4 Ways to Boost Your Creativity
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4 Ways to Boost Your Creativity

Chronic stress can stifle innovative thought. Here’s how to fight back.

By Kellee Katagi

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We may be, in many ways, a nation divided, but there’s at least one point we can all agree on: Navigating a pandemic has been stressful.

It has also required an abundance of creative problem-solving. But here’s the catch: Chronic stress—the kind that arises from fear and fuels anxiety and exhaustion—squelches creativity, studies suggest. From there, a downward spiral begins, because, as research also shows, being creative can diminish stress.

In short, more chronic stress leads to less creativity, which can result in more stress.

Here we offer four ways to break the cycle and spur your creative side—diminishing chronic stress and enhancing your quality of life.

Get off your duff. Exercise and creativity seem to go hand in hand, as researchers have found in studies such as this one. Even simple, everyday movement such as going for a walk or even just getting up from your desk and moving around is linked with greater innovation. The jury is still out as to why that is, but we do know that exercise literally resculpts your brain, leading to improved memory and other cognitive benefits, possibly including imaginative thought, says neuroscientist Wendy Suzuki of New York University. Plus, exercise is a proven stress reliever, which means it can remove barriers to creativity.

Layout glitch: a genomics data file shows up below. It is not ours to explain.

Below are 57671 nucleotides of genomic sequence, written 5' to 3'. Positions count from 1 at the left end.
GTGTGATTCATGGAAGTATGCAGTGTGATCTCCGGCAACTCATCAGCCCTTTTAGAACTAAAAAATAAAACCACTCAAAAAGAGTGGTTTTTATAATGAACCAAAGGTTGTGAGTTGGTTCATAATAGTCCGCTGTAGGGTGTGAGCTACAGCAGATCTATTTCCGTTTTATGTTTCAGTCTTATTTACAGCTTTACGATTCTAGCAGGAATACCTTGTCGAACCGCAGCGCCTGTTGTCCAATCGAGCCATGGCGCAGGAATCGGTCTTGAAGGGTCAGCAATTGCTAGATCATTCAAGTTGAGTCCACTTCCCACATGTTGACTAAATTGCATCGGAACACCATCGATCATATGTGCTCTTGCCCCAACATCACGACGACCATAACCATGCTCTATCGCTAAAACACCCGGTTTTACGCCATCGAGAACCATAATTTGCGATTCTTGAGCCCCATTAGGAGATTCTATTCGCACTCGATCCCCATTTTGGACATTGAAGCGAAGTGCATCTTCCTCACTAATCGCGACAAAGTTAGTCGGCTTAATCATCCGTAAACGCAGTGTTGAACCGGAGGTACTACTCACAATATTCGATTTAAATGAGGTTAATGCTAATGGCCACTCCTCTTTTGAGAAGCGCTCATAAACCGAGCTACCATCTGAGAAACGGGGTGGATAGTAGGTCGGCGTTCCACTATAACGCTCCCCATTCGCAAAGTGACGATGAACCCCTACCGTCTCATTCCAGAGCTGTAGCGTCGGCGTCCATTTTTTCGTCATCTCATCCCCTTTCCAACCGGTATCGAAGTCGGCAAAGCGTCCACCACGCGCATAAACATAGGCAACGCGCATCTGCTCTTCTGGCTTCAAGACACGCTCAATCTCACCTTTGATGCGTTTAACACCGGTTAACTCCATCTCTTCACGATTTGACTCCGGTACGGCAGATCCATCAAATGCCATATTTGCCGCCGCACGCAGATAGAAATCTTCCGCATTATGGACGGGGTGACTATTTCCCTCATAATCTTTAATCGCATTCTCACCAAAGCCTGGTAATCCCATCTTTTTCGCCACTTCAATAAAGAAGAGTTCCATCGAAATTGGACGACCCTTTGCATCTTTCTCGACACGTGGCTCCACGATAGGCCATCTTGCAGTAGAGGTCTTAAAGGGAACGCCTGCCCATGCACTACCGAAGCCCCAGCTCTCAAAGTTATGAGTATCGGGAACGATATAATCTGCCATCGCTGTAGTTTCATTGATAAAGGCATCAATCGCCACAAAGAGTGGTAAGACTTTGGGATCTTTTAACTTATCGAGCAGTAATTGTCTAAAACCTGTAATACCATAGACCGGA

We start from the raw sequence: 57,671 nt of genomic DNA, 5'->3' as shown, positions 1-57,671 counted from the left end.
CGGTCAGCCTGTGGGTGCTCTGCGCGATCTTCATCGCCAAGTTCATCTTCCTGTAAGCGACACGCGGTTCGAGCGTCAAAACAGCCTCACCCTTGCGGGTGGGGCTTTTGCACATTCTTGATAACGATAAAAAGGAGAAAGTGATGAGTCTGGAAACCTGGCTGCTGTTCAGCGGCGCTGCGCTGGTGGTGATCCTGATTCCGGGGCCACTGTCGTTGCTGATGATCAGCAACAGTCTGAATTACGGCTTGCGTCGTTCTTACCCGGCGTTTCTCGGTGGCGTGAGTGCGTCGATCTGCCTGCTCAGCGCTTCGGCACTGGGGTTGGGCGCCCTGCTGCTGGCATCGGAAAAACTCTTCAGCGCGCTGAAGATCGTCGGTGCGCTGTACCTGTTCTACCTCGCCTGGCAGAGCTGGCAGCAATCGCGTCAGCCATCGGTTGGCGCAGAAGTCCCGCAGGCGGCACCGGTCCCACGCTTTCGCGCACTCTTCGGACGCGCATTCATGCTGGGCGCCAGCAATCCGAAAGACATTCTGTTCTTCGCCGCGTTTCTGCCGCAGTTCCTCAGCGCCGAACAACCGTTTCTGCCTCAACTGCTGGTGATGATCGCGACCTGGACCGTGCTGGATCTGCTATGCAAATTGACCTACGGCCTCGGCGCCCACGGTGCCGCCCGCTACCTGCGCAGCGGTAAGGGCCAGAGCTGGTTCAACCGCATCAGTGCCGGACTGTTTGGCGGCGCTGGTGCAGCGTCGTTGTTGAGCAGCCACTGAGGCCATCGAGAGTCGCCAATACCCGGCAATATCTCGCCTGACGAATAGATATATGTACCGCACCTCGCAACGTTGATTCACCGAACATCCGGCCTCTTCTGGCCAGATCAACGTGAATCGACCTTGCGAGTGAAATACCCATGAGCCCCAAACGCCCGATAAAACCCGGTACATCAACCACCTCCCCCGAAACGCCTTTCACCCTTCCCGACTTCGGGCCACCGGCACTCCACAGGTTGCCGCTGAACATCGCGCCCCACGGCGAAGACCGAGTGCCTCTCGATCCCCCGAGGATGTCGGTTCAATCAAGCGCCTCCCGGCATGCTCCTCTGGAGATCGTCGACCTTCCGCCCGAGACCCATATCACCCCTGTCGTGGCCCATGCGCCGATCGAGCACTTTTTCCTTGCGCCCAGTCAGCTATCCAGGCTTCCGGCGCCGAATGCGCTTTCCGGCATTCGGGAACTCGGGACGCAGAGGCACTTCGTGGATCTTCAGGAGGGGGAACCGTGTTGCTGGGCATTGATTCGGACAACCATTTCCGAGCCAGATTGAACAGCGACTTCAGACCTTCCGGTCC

Go outside. Creativity can be hard to measure, but research backs up what we intuitively know: Spending time outdoors, especially in nature-heavy (versus urban) environments, can reduce stress levels and foster creative thinking. Committing to regular alfresco excursions can be a game-changer.

Eat more fruits and veggies. A study published in the British Journal of Health Psychology found a positive correlation between the amount of produce 405 young adults consumed over the course of 13 days and their levels of curiosity and creativity. Aim for at least one full serving of fruits or vegetables at every meal and snack time.

Embrace boredom. One benefit of the pandemic is that it slowed a lot of us down by removing our usual activities. Such downtime can lead to boredom, which is actually a breeding ground for creativity, studies show. Take advantage of this truth by turning off all screens (if your phone is too strong a temptation, try this time-locking container) and just doing nothing for a bit. You may be surprised at what your brain comes up with to relieve the tedium.

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